Somalis constitute the largest ethnic group in Somalia, at approximately 85% of the nation's inhabitants.[14] They are traditionally nomads, but since the late 20th century, many have moved to urban areas. While most Somalis can be found in Somalia proper, large numbers also live in Ethiopia, Yemen, Djibouti, the Middle East, South Asia and Europe due to their seafaring tradition.

Civil strife in the early 1990s greatly increased the size of the Somali diaspora, as many of the best educated Somalis left for the Middle East, Europe and North America.[62] In Canada, the cities of Toronto, Ottawa, Calgary, Edmonton, Montreal, Vancouver, Winnipeg and Hamilton all harbor Somali populations. Statistics Canada's 2006 census ranks people of Somali descent as the 69th largest ethnic group in Canada.[5]

The Somali-owned Buckeye Market and Halal Meats store on Morse Road in Columbus, Ohio.

While the distribution of Somalis per country in Europe is hard to measure because the Somali community on the continent has grown so quickly in recent years, the official 2001 UK census reported 43,515 Somalis living in the United Kingdom.[4] Somalis in Britain are largely concentrated in the cities of London, Sheffield, Birmingham, Cardiff, Liverpool, Manchester, Leeds, and Leicester, with London alone accounting for roughly 78% of Britain's Somali population.[4] There are also significant Somali communities in Norway: 25,496 (2010);[8] the Netherlands: 19,549 (2008);[7] and Denmark: 16,550 (2008).[11]

In the United States, Minneapolis, Saint Paul, Columbus, San Diego, Seattle, Washington, D.C., Atlanta, Los Angeles, Portland, Denver, Nashville, Lewiston, Portland, Maine and Cedar Rapids have the largest Somali populations.

Sign on Somali Road in the London Borough of Camden.

An estimated 20,000 Somalis emigrated to the US State of Minnesota some ten years ago. The Twin Cities now have the highest population of Somalis in North America.[63] The city of Minneapolis hosts hundreds of Somali-owned and operated businesses. Colorful stalls inside several shopping malls offer everything from halal meat, to stylish leather shoes, to the latest fashion for men and women, as well as gold jewelry, money transfer or hawala offices, banners advertising the latest Somali films, and video stores fully stocked with nostalgic love songs not found in the mainstream supermarkets, groceries, and boutiques.[64] The number of Somalis has especially surged in the Cedar-Riverside area (in particular, Riverside Plaza) of Minneapolis.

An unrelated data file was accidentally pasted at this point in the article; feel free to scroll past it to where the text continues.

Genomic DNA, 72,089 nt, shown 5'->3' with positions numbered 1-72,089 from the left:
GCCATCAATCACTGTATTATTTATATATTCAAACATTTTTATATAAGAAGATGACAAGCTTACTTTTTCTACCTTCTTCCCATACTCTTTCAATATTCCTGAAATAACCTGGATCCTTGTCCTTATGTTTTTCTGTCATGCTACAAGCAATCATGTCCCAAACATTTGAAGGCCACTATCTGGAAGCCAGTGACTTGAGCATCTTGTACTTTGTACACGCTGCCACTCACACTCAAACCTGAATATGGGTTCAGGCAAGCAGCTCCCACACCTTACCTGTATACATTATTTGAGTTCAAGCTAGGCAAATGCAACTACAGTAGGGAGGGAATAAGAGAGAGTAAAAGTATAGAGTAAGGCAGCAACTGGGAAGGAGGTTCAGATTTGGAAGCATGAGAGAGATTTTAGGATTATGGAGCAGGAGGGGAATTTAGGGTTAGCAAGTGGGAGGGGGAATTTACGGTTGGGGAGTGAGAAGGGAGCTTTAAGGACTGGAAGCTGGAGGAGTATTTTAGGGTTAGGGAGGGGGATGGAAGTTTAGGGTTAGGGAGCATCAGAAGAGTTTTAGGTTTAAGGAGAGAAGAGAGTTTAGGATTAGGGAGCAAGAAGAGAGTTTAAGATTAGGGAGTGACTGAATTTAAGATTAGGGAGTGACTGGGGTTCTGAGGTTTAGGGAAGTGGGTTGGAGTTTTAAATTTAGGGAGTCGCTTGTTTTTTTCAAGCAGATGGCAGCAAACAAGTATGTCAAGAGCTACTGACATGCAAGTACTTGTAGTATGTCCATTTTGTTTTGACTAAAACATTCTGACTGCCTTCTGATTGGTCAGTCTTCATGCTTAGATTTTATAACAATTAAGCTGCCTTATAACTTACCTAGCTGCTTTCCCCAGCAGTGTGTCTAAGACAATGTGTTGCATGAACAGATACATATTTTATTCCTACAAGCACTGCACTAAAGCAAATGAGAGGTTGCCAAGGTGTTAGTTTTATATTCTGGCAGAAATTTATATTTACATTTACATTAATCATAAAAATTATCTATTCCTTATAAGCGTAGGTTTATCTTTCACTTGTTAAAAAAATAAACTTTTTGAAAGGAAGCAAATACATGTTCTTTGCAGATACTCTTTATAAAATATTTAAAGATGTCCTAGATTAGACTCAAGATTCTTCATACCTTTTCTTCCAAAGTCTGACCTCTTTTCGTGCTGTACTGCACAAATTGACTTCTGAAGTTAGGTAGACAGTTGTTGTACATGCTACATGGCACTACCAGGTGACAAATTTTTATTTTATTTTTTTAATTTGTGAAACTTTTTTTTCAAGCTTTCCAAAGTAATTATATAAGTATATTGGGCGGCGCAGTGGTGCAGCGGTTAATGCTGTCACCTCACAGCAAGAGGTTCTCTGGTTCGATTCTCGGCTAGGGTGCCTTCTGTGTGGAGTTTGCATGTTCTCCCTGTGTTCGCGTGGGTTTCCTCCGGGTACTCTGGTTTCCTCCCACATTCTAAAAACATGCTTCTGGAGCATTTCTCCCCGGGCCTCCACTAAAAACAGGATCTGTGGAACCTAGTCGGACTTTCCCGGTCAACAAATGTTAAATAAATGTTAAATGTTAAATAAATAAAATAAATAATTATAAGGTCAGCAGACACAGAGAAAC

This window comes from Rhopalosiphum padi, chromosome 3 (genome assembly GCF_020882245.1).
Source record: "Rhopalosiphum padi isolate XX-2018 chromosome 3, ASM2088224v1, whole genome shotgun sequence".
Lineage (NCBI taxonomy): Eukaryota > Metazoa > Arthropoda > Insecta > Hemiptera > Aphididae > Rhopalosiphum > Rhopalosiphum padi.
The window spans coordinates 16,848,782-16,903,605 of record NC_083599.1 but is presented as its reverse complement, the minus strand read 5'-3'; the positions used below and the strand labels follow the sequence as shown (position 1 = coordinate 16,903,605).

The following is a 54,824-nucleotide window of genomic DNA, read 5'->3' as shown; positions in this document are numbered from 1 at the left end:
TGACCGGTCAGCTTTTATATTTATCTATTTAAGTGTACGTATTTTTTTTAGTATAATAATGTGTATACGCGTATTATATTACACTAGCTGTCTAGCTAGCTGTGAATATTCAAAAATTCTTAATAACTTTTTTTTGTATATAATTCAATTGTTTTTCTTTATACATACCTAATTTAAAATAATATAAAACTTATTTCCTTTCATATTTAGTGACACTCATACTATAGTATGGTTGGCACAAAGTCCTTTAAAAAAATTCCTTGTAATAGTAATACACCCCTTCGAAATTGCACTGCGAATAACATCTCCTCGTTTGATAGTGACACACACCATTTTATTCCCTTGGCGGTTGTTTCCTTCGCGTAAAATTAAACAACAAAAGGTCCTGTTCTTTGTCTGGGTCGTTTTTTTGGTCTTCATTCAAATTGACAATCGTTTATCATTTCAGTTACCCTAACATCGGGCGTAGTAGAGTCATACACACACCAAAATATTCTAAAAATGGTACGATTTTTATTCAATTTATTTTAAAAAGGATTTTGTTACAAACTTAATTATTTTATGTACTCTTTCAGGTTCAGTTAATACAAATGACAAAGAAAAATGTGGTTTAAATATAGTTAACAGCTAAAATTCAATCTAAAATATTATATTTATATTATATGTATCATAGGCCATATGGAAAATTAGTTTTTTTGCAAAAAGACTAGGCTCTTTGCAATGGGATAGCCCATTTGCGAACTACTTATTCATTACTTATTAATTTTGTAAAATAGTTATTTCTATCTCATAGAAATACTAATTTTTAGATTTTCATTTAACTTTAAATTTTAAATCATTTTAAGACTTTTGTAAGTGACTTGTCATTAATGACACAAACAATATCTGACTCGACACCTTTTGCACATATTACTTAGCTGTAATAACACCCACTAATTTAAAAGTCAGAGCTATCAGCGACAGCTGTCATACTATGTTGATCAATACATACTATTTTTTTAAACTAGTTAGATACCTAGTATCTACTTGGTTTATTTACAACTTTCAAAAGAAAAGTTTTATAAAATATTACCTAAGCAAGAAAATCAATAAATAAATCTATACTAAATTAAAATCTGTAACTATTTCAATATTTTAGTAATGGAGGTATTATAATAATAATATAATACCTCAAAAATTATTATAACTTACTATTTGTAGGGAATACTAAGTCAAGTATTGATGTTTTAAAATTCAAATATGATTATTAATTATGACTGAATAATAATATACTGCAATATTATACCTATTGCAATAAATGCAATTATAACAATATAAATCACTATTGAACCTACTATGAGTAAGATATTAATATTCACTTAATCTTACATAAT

Somalis now comprise one of the largest immigrant communities in the United Arab Emirates. Somali-owned businesses line the streets of Deira, the Dubai city centre,[65] with only Iranians exporting more products from the city at large.[66] Internet cafés, hotels, coffee shops, restaurants and import-export businesses are all testimony to the Somalis' entrepreneurial spirit. Star African Air is also one of three Somali-owned airlines which are based in Dubai.[65]

Notable individuals of the diaspora

Born in Mogadishu, supermodel Iman was the first Somali woman to appear on the cover of Vogue in 1979 and to sign a cosmetics contract.

Language

The Somali language is a member of the Cushitic branch of the Afro-Asiatic language family. Its nearest relatives are the Afar and Saho languages.[67] Somali is the best documented of the Cushitic languages,[68] with academic studies of it dating from before 1900.

Old Somali stone tablet: After Somali had lost its ancient writing script,[69] Somali scholars over the following centuries developed a writing system known as Wadaad's writing to transcribe the language.

The exact number of speakers of Somali is unknown. One source estimates that there are 7.78 million speakers of Somali in Somalia itself and 12.65 million speakers globally.[70]

The Somali language is spoken by ethnic Somalis in Somalia, Djibouti, Ethiopia, Yemen and Kenya, and by the Somali diaspora.

Somali dialects are divided into three main groups: Northern, Benaadir and Maay. Northern Somali (or Northern-Central Somali) forms the basis for Standard Somali. Benaadir (also known as Coastal Somali) is spoken on the Benadir coast, from Cadaley to south of Merca including Mogadishu, as well as in the immediate hinterland. The coastal dialects have additional phonemes which do not exist in Standard Somali. Maay is principally spoken by the Digil and Mirifle (Rahanweyn) clans in the southern areas of Somalia.